Keywords: Expert testimony, forensics, likelihood ratio, score-based inference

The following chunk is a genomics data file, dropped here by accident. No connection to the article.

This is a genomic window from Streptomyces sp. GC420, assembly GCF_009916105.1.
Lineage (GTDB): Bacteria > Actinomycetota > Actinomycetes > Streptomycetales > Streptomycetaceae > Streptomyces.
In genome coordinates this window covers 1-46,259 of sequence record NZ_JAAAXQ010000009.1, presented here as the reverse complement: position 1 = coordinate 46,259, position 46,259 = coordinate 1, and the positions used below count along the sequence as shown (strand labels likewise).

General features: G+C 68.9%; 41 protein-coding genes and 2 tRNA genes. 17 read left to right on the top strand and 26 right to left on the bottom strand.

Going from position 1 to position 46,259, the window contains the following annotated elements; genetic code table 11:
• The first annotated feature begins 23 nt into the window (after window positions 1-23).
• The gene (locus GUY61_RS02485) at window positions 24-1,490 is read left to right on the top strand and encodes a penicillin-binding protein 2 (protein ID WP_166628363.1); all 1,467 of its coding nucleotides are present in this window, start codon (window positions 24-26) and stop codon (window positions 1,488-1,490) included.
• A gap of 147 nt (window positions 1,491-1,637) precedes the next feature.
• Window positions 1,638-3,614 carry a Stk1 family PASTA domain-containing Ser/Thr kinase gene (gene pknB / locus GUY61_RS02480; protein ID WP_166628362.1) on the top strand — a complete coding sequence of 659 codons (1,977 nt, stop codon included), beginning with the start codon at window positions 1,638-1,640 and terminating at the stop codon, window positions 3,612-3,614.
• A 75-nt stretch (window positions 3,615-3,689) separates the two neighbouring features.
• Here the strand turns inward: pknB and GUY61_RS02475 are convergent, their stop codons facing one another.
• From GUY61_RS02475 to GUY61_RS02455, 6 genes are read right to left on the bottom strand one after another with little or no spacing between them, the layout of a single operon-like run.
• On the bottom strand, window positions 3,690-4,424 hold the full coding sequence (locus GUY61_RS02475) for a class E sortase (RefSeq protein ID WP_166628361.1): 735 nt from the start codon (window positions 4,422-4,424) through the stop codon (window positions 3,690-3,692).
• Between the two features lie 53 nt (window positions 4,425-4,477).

The correct analyses and interpretation of evidence play a fundamental role in the fair administration of justice. The United States incarcerates more people than almost any other country in the world, in many cases based on erroneous "science", on expert testimony that exceeds what science can support, or both. Many of the more popular forensic tools lack a statistical foundation that might permit estimation of error rates or other measures of uncertainty when the expert testifies that a sample collected at the crime scene has the same source as a sample collected from the suspect. Statisticians have proposed the use of likelihood ratios to determine whether the evidence supports the prosecutor or the defense hypotheses in a trial. But even if we knew how to compute a likelihood ratio for, e.g., fingerprints, research has shown that jurors do not know how to interpret many types of statistical statements. We present some of the research currently underway at CSAFE (Center for Statistics and Applications in Forensic Evidence) in areas including ballistics, and shoeprint analysis.